Venus Williams proving a force at 2017 French Open despite ordinary recent record in Paris

Ahmed Rizvi offers his thoughts on Venus Williams's impressive win over Kurumi Nara in the second round of the French Open on Wednesday.
Venus Williams was in ominous form during her French Open second round win over Kurumi Nara on Wednesday. Eric Feferberg / AFP
Venus Williams was in ominous form during her French Open second round win over Kurumi Nara on Wednesday. Eric Feferberg / AFP

Remember Maria Sharapova’s “feel like a cow on ice” description of herself at the 2007 French Open?

If you were to look at Venus Williams’s record at Roland Garros since the last of her quarter-final appearances in 2006, you might think the seven-time grand slam champion would have something similar to say about her performance on clay courts over the past decade.

Seven of her past nine visits to the French Open have ended in the third round or earlier, with two exits in the first round, two in the second and three in third, and twice she has reached the fourth round.

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Those stats are nothing to gloat about, but you if you think Williams feels anything close to a “cow on ice” on clay, perish the thought. Or just watch the highlight reels of her 6-4, 6-1 second round demolition of Kurumi Nara on the Philippe-Chatrier Court on Wednesday.

Down 1-3 in the first set, Williams, who will celebrate her 37th birthday on June 17, switched gears, winning the next eight games, blowing her opponent off the court with some ruthless shot-making.

If she can hit like that, who cares about the movement, right? With sister Serena Williams watching from the stands, Williams did move pretty well. Not as well as a “Bambi on clay” that Sharapova later transformed into, but Williams did look pretty adept, chipping and charging, and using the slices to great effect.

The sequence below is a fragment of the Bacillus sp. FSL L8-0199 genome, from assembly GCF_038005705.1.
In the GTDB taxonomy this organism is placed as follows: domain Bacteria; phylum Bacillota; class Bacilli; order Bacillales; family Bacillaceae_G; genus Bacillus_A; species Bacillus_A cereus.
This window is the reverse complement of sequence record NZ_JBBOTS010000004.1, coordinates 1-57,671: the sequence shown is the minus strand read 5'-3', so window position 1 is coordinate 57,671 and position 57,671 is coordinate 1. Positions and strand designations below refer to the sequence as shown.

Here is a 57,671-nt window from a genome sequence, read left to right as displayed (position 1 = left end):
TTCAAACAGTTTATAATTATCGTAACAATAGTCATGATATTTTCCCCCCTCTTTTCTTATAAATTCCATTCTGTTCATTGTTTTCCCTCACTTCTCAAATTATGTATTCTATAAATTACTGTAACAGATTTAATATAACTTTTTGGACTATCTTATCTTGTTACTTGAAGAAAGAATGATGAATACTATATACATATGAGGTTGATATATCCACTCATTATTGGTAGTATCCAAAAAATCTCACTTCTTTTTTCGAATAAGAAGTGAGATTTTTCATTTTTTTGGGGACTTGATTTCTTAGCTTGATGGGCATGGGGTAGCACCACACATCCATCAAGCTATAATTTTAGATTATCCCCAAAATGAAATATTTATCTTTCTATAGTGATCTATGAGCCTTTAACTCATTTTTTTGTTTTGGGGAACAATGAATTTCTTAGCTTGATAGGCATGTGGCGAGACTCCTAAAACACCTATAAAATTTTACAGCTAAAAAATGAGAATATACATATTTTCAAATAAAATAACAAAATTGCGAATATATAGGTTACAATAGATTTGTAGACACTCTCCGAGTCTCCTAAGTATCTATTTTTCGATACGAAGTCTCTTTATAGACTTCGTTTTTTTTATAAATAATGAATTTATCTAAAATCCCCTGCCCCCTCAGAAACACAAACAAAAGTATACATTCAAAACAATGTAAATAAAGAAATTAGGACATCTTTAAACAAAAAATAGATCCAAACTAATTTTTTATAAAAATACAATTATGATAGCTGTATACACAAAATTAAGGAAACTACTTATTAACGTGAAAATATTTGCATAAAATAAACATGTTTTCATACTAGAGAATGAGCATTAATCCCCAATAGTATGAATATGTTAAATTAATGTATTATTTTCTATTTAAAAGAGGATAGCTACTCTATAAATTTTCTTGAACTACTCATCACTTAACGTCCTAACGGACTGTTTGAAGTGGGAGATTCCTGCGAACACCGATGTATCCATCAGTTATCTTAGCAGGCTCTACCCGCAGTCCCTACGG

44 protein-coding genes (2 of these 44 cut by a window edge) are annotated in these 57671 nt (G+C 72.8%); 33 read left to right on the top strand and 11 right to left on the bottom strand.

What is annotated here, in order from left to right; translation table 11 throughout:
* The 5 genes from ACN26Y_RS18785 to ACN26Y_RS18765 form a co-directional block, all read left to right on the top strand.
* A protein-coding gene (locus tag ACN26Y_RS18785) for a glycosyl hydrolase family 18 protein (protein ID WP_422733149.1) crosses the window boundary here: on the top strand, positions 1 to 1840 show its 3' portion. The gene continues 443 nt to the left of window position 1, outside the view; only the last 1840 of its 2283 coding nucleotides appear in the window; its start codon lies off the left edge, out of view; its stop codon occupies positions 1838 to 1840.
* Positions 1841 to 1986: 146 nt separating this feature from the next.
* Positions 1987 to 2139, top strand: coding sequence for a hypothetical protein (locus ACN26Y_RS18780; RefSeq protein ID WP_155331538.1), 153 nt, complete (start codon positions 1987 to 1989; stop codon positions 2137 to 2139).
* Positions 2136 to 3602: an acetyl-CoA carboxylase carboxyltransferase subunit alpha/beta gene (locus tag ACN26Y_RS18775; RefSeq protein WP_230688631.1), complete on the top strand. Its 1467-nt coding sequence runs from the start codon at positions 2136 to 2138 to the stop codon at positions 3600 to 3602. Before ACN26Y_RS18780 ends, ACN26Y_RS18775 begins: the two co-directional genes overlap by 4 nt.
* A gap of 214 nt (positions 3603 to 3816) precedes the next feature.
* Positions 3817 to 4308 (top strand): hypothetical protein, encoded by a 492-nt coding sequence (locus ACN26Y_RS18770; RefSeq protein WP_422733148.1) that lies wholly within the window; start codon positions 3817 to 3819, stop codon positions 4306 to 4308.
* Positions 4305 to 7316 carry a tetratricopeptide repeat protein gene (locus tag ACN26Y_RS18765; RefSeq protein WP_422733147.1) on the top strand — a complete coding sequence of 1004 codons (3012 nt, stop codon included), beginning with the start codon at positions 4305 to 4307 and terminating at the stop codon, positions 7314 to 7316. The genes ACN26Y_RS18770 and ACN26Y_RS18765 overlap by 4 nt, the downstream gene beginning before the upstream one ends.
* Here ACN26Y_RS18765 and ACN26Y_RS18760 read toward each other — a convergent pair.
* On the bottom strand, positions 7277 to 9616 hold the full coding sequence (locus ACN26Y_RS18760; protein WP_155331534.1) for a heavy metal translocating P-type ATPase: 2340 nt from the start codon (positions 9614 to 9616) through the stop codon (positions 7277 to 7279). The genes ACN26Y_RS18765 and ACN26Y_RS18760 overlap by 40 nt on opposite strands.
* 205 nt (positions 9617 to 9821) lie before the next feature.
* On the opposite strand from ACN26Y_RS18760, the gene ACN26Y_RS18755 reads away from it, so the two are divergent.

With a dismissive performance like that, Williams should certainly make a climb up the list of favourites now. The likes of Pam Shriver and Christ Evert had already warned fans to keep an eye on her.

“She is a more capable clay court player than most people think and when you consider the big hitters that have won in the women’s game — Sharapova twice in the last few years and Muguruza last year — Venus is definitely one of the possibilities,” Shriver had said.

“Venus is a very capable clay court player, she’s won grand slams before and the mental part of the game is going to be very important this year,” Evert added.

Williams is a pretty capable clay court player, indeed, with nine titles and a 168-56 career record on clay to earn a winning percentage of 75. On the courts of Roland Garros, her winning percentage is a slightly lower 70 due to a 47-19 record, but the stats have been sullied by her performance on her past nine appearances there where a 14-9 record means a winning percentage of 61.

In her first 10 visits to the French Open, Williams had a 31-10 record and winning percentage of 75, reaching the 2002 final, where she lost to Serena, and four other quarter-finals.

It has been 15 years since she last appeared in the final of a French Open, though, and she has suffered a lot on the physical side in those years.

Can she really turn back the clock now and finally get her name off that list of the greatest champions never to win a French Open? A list that includes her fellow American greats Pat Sampras, Jimmy Connors and John McEnroe, and, of course, the likes of Stefan Edberg, Martina Hingis, Boris Becker and Kim Clijsters.

She certainly can, especially in the absence of younger sister Serena and Sharapova, winners of four of the past five French Open titles. Lest we forget, she is also enjoying a tremendous second wind since her Sjogren’s Syndrome diagnosis, and reached the final of the Australian Open in January — her first grand slam final in nearly eight years.

So age will certainly not be an issue, nor motivation. For, as Williams said in Miami earlier this year, she is “going to leave everything on the court — all my guts, blood, sweat, tears.”

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Published: May 31, 2017 04:00 AM


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